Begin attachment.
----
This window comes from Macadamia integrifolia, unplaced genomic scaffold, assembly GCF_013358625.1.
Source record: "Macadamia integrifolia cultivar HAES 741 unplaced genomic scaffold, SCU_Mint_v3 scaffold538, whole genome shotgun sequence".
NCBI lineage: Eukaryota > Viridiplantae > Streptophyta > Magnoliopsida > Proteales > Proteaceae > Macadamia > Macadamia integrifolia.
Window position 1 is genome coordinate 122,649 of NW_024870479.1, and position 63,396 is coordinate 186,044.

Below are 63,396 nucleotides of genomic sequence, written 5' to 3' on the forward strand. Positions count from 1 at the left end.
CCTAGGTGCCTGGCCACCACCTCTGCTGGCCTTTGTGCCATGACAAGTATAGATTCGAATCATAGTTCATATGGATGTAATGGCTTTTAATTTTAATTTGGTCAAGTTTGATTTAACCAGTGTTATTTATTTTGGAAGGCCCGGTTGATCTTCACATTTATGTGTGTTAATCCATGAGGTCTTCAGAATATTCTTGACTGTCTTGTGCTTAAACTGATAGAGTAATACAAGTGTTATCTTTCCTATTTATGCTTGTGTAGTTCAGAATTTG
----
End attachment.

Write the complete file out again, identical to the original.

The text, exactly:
This window comes from Macadamia integrifolia, unplaced genomic scaffold, assembly GCF_013358625.1.
Source record: "Macadamia integrifolia cultivar HAES 741 unplaced genomic scaffold, SCU_Mint_v3 scaffold538, whole genome shotgun sequence".
NCBI lineage: Eukaryota > Viridiplantae > Streptophyta > Magnoliopsida > Proteales > Proteaceae > Macadamia > Macadamia integrifolia.
Window position 1 is genome coordinate 122,649 of NW_024870479.1, and position 63,396 is coordinate 186,044.

Below are 63,396 nucleotides of genomic sequence, written 5' to 3' on the forward strand. Positions count from 1 at the left end.
CCTAGGTGCCTGGCCACCACCTCTGCTGGCCTTTGTGCCATGACAAGTATAGATTCGAATCATAGTTCATATGGATGTAATGGCTTTTAATTTTAATTTGGTCAAGTTTGATTTAACCAGTGTTATTTATTTTGGAAGGCCCGGTTGATCTTCACATTTATGTGTGTTAATCCATGAGGTCTTCAGAATATTCTTGACTGTCTTGTGCTTAAACTGATAGAGTAATACAAGTGTTATCTTTCCTATTTATGCTTGTGTAGTTCAGAATTTG